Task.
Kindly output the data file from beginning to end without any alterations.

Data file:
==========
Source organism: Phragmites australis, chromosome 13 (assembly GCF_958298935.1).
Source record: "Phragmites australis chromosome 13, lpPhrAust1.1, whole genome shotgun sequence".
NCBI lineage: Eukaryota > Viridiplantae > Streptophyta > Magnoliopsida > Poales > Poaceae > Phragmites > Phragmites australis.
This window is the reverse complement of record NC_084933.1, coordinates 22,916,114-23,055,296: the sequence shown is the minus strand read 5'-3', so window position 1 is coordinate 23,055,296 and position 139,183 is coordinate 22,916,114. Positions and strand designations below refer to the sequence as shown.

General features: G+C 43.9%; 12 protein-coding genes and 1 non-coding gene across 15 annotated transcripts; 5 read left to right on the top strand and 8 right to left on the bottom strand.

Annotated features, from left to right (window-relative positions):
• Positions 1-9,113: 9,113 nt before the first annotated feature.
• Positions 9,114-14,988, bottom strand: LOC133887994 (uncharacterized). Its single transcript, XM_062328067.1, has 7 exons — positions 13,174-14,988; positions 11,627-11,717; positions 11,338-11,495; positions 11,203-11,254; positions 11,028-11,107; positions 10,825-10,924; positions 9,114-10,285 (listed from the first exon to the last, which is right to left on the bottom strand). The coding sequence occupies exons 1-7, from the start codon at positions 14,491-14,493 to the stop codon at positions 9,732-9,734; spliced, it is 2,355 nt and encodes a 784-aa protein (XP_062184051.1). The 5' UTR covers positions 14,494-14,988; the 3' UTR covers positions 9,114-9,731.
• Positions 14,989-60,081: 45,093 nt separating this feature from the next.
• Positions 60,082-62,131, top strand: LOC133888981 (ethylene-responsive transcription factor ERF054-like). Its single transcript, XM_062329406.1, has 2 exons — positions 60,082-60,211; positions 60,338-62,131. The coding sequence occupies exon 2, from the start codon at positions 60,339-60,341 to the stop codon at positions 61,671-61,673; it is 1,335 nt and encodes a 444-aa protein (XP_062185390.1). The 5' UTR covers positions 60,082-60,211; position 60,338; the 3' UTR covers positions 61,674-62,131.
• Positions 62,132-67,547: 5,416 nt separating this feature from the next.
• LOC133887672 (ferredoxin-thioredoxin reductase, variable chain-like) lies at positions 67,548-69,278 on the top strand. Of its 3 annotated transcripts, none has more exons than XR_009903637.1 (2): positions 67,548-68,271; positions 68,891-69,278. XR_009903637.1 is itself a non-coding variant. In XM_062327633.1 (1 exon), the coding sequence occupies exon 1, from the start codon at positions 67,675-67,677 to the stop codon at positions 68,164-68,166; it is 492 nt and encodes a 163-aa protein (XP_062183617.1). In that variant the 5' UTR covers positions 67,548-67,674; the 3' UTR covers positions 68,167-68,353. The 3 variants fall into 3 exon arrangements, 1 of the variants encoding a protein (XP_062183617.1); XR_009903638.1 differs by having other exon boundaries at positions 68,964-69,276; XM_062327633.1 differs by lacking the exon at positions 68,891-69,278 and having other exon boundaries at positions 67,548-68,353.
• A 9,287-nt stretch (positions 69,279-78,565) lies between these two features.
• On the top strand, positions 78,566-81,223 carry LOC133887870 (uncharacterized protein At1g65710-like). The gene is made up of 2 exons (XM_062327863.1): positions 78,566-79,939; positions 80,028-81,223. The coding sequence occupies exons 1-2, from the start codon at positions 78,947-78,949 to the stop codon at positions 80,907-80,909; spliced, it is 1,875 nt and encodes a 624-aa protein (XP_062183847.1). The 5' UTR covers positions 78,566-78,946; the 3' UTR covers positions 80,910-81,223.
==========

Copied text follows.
Source organism: Phragmites australis, chromosome 13 (assembly GCF_958298935.1).
Source record: "Phragmites australis chromosome 13, lpPhrAust1.1, whole genome shotgun sequence".
NCBI lineage: Eukaryota > Viridiplantae > Streptophyta > Magnoliopsida > Poales > Poaceae > Phragmites > Phragmites australis.
This window is the reverse complement of record NC_084933.1, coordinates 22,916,114-23,055,296: the sequence shown is the minus strand read 5'-3', so window position 1 is coordinate 23,055,296 and position 139,183 is coordinate 22,916,114. Positions and strand designations below refer to the sequence as shown.

General features: G+C 43.9%; 12 protein-coding genes and 1 non-coding gene across 15 annotated transcripts; 5 read left to right on the top strand and 8 right to left on the bottom strand.

Annotated features, from left to right (window-relative positions):
• Positions 1-9,113: 9,113 nt before the first annotated feature.
• Positions 9,114-14,988, bottom strand: LOC133887994 (uncharacterized). Its single transcript, XM_062328067.1, has 7 exons — positions 13,174-14,988; positions 11,627-11,717; positions 11,338-11,495; positions 11,203-11,254; positions 11,028-11,107; positions 10,825-10,924; positions 9,114-10,285 (listed from the first exon to the last, which is right to left on the bottom strand). The coding sequence occupies exons 1-7, from the start codon at positions 14,491-14,493 to the stop codon at positions 9,732-9,734; spliced, it is 2,355 nt and encodes a 784-aa protein (XP_062184051.1). The 5' UTR covers positions 14,494-14,988; the 3' UTR covers positions 9,114-9,731.
• Positions 14,989-60,081: 45,093 nt separating this feature from the next.
• Positions 60,082-62,131, top strand: LOC133888981 (ethylene-responsive transcription factor ERF054-like). Its single transcript, XM_062329406.1, has 2 exons — positions 60,082-60,211; positions 60,338-62,131. The coding sequence occupies exon 2, from the start codon at positions 60,339-60,341 to the stop codon at positions 61,671-61,673; it is 1,335 nt and encodes a 444-aa protein (XP_062185390.1). The 5' UTR covers positions 60,082-60,211; position 60,338; the 3' UTR covers positions 61,674-62,131.
• Positions 62,132-67,547: 5,416 nt separating this feature from the next.
• LOC133887672 (ferredoxin-thioredoxin reductase, variable chain-like) lies at positions 67,548-69,278 on the top strand. Of its 3 annotated transcripts, none has more exons than XR_009903637.1 (2): positions 67,548-68,271; positions 68,891-69,278. XR_009903637.1 is itself a non-coding variant. In XM_062327633.1 (1 exon), the coding sequence occupies exon 1, from the start codon at positions 67,675-67,677 to the stop codon at positions 68,164-68,166; it is 492 nt and encodes a 163-aa protein (XP_062183617.1). In that variant the 5' UTR covers positions 67,548-67,674; the 3' UTR covers positions 68,167-68,353. The 3 variants fall into 3 exon arrangements, 1 of the variants encoding a protein (XP_062183617.1); XR_009903638.1 differs by having other exon boundaries at positions 68,964-69,276; XM_062327633.1 differs by lacking the exon at positions 68,891-69,278 and having other exon boundaries at positions 67,548-68,353.
• A 9,287-nt stretch (positions 69,279-78,565) lies between these two features.
• On the top strand, positions 78,566-81,223 carry LOC133887870 (uncharacterized protein At1g65710-like). The gene is made up of 2 exons (XM_062327863.1): positions 78,566-79,939; positions 80,028-81,223. The coding sequence occupies exons 1-2, from the start codon at positions 78,947-78,949 to the stop codon at positions 80,907-80,909; spliced, it is 1,875 nt and encodes a 624-aa protein (XP_062183847.1). The 5' UTR covers positions 78,566-78,946; the 3' UTR covers positions 80,910-81,223.